“Huna suggests that you go outside your mind – by a power that’s outside your reasoning mind. There’s something in my subconscious that wants me to know,” Clarkson says.

I ask him about the Tarot, and how the cards fit one’s interpretation of their apparently random placement in a reading. “It’s your subconscious that’s organizing the cards; that’s making them accurate. I did a reading for a man and he said, well what if I draw the wrong card? And I said there isn’t a wrong card; it’s not about drawing the wrong card; it’s about what you can learn from that card. How much insight you can get. It isn’t magic. It isn’t out of the realm of the material. It’s the power of your mind that makes things appear to be magical – if it’s magical, than I’m excluded. What the Tarot is saying is we all have these powers within us. There’s something in me that does know what’s on the other side of the card.”

Given the power of the subconscious, Clarkson mentions, “A big problem for the individual is, we’re given images – all these inputs are pictures in our brains and they can cause us problems.” Clarkson emphasizes, “Our subconscious acts like a child, it takes everything in; it’s very open, but like a child it draws its own conclusions, and it’s often wrong.”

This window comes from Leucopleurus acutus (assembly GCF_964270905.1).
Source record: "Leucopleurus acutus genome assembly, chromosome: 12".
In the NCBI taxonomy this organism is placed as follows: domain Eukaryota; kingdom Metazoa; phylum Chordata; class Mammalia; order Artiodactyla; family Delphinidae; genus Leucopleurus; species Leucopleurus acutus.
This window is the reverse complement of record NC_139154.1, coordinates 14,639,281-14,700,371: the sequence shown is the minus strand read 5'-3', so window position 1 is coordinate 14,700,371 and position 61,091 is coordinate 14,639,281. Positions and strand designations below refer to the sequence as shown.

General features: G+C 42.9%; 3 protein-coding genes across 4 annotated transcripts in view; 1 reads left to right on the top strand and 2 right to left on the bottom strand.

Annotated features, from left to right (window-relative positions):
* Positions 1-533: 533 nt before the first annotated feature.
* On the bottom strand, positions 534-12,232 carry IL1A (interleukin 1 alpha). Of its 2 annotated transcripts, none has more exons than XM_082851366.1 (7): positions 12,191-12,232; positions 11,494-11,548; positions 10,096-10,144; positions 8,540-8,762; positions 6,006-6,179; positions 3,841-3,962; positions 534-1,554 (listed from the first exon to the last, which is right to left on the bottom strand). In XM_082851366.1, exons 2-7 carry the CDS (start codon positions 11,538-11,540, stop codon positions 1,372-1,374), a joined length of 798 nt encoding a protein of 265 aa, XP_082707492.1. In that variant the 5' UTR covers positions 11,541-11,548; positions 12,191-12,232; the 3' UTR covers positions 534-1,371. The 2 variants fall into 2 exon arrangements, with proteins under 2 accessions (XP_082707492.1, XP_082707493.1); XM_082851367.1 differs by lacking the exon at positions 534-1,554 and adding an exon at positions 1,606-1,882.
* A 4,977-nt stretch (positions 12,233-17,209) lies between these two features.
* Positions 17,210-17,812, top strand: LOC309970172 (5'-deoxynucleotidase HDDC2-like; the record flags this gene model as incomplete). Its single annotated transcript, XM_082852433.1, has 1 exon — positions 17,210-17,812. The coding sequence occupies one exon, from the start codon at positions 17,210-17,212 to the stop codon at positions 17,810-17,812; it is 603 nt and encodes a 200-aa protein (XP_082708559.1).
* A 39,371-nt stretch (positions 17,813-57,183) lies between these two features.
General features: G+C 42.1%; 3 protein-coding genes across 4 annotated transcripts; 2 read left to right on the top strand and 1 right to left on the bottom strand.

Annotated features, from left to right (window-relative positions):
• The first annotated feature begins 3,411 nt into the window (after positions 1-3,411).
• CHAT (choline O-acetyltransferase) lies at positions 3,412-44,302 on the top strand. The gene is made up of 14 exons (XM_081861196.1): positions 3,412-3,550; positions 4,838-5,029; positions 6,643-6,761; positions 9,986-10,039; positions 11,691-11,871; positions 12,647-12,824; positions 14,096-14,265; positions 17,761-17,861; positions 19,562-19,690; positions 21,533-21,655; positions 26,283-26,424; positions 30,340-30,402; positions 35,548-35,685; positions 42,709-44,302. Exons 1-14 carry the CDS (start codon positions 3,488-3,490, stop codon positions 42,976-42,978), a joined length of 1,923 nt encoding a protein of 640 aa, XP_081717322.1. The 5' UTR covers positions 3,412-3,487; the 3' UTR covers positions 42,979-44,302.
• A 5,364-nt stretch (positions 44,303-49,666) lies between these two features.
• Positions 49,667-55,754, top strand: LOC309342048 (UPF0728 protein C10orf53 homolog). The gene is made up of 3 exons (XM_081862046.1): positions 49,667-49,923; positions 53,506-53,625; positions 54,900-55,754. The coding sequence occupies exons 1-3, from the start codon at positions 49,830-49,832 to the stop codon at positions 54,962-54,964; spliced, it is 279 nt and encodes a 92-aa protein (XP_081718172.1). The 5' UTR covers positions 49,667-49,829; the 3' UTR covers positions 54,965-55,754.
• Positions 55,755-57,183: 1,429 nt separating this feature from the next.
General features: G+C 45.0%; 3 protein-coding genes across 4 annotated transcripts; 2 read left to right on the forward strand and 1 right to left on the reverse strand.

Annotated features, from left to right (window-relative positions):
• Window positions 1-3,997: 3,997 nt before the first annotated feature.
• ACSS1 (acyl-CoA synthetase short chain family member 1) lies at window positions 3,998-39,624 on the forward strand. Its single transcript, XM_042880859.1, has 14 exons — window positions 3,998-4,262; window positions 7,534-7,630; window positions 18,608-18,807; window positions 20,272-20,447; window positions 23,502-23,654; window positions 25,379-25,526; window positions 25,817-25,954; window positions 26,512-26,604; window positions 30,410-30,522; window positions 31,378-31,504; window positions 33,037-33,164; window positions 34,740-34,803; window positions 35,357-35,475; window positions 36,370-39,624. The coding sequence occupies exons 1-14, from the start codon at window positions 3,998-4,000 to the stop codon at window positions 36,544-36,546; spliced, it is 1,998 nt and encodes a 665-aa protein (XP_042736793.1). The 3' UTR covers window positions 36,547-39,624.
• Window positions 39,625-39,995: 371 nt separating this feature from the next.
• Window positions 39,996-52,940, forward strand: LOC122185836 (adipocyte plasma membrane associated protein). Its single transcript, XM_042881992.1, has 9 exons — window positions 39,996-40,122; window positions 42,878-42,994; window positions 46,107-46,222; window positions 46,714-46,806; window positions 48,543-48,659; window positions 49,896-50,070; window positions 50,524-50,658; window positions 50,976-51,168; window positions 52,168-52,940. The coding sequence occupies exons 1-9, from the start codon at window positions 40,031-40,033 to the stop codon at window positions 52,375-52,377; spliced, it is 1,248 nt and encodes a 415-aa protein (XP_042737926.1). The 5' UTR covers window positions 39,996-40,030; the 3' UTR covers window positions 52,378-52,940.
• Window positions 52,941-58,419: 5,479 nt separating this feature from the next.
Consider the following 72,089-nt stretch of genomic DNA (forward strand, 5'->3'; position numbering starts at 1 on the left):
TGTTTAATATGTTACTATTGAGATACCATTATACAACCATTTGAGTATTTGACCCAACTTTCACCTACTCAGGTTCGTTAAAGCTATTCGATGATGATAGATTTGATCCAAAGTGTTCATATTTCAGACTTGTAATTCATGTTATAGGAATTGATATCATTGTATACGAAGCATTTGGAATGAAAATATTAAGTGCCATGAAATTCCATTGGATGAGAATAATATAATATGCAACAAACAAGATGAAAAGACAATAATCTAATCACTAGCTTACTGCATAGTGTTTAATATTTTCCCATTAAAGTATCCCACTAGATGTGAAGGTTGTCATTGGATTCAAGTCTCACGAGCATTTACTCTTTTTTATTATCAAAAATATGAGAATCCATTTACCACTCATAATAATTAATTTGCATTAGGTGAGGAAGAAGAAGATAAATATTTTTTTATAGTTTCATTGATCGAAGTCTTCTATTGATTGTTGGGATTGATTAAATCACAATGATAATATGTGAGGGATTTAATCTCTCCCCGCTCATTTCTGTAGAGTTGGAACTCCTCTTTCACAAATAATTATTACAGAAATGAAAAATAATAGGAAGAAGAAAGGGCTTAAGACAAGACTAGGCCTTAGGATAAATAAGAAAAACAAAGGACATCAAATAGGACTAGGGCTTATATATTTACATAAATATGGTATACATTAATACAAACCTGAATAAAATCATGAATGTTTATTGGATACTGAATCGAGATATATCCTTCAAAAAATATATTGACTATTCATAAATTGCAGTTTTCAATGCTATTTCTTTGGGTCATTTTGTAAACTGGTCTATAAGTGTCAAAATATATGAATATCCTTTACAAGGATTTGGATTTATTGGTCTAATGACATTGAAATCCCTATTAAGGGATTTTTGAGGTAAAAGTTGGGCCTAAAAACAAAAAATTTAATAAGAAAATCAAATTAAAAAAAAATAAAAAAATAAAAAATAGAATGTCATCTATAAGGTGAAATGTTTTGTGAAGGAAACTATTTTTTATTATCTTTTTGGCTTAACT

“When I reach that point in a reading, where I go: did I just make that up, or am I reading this? I have clues in my body – tingling in the spine – that say no, you have to pay attention to this. Because lots of times clients will argue with me and say that’s not right, and I’ll back off. I’ll say, you’re alcoholic and you have a thyroid problem and a serious sugar addiction; and the client will say, no way; but I’ll have that feeling and not back off. I’ll ask, so why would I say you’re alcoholic? Well, I got cured of that ten years ago. Oh, so you’re a recovering alcoholic. And I’ll inquire about the thyroid. I got my thyroid removed years ago. And then she says she doesn’t allow table sugar in the house, but she eats candy all day.” Clarkson ventures, “In a good reading, you will leave saying: you didn’t tell me anything I didn’t already know.”